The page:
I really liked the line “often, we aim to win, not to learn.” I find a detractor to any healthy debate is when a participant refuses to listen and persists with his/her point of view…aggressively. I would be put off and not want to continue with the seemingly futile debate. I agree that listening is required on the part of all participants, and there’s something to be learned in how we deliver our speech and arguments. What you said about being “graceful” is certainly very memorable.
Like Grace I like the line “often, we aim to win, not learn.” Personally, I think this is a cultural norm. If you look at the rhetoric is that surrounds debates it’s often violent and militaristic, especially on social media. Head lines such as “2Chainz destroys Nancy Grace” “Nancy Grace Demolished in Pot Debate” “Donald Trump killed Hillary in 2nd debate” are not uncommon sights in my news feed. Even the toned down versions focus on who won and who lost, and who gained an “epic victory.” I think part of opening discussion is to create a culture of, like you said, “listening and explaining” within the classroom. I’m not sure how to facilitate that, but I’m sure it takes practice both on the instructor’s part and the students’.
Hi, I second Grace and Jonathan, your post reminded me of an “Enterprise Relationships” (probably not the best translation) class I took several years ago. One of the scenarios we covered was that of “negotiating” either a deal with another company, salary with employees, policies, etc… and how important is that all parties enter a negotiation with the “all should win” idea and not “let’s see how I can get the best part”. It might not be exactly the same as discussing critical issues, but what is the same is the disposition that you should have to start the discussion and always be mindful of the moment. Great post.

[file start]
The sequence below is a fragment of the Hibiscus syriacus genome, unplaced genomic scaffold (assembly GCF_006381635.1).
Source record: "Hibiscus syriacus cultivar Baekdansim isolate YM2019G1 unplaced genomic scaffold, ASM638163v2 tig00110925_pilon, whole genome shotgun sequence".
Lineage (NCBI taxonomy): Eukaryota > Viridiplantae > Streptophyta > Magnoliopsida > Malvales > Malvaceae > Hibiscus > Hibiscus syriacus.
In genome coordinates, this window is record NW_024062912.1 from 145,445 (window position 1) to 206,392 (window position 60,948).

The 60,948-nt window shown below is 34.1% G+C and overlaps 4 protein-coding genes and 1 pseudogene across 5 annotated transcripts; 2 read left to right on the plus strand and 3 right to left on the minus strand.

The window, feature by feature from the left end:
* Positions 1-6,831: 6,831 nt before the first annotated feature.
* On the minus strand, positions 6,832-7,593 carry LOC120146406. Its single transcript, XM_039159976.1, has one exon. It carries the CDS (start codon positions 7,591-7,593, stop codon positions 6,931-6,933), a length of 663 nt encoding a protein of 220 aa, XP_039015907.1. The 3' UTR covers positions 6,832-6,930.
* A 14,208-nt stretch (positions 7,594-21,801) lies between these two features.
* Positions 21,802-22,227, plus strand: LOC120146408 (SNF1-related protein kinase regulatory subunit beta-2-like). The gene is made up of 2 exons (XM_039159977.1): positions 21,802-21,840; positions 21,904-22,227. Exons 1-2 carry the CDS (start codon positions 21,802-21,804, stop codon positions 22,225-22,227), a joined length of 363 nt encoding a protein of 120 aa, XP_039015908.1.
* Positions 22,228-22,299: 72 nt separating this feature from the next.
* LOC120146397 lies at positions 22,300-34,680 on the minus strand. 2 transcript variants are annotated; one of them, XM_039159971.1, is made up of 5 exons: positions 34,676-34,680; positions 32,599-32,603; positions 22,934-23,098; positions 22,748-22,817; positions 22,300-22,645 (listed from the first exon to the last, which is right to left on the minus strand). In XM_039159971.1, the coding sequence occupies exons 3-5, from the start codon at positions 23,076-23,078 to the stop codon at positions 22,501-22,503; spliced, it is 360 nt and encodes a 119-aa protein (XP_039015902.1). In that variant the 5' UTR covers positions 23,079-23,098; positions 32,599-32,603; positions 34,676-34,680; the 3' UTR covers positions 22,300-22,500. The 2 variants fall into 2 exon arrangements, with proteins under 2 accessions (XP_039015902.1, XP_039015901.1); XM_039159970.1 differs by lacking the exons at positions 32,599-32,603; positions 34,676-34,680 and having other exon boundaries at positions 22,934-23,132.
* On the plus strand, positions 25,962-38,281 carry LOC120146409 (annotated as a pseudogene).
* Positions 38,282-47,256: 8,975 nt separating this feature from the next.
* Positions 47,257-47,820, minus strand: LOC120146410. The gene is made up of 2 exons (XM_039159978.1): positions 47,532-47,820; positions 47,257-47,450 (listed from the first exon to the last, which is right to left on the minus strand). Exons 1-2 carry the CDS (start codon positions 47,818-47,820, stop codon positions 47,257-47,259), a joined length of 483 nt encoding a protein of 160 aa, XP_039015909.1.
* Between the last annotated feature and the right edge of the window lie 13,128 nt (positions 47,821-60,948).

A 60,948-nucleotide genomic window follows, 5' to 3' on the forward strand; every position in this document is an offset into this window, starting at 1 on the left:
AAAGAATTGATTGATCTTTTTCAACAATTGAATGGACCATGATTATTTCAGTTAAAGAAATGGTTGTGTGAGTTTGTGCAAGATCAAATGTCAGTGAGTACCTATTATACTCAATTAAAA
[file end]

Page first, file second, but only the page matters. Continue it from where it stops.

Thank you so much for sharing how you are encouraging perspectives, discussions, and grace in your classroom. I would love to come and sit in on your class when you talk about grace! What a valuable topic to cover!
Thank you for bringing up the topic of grace. I think it is very relevant when it comes to topics that can be controversial. There tends to be a religious affiliation with this word and yet it can be used universally in many different situations. I actually have the definition of grace posted on my desk bulletin board in my building’s graduate office because I find it to be so important, yet oftentimes difficult to give. During this week I’ve also thought a lot about listening versus talking. While diversity and inclusion are obviously topics for everyone to talk about, there are certain times when I feel there is more value in what I could learn from others rather than what I can provide to the conversation. I feel that I can add to the conversation when it comes to creating inclusiveness in a classroom, however when it comes to feelings of exclusiveness as a student in the classroom – I don’t feel that I can really speak to that like others can. That is just me being blatantly honest about the situation!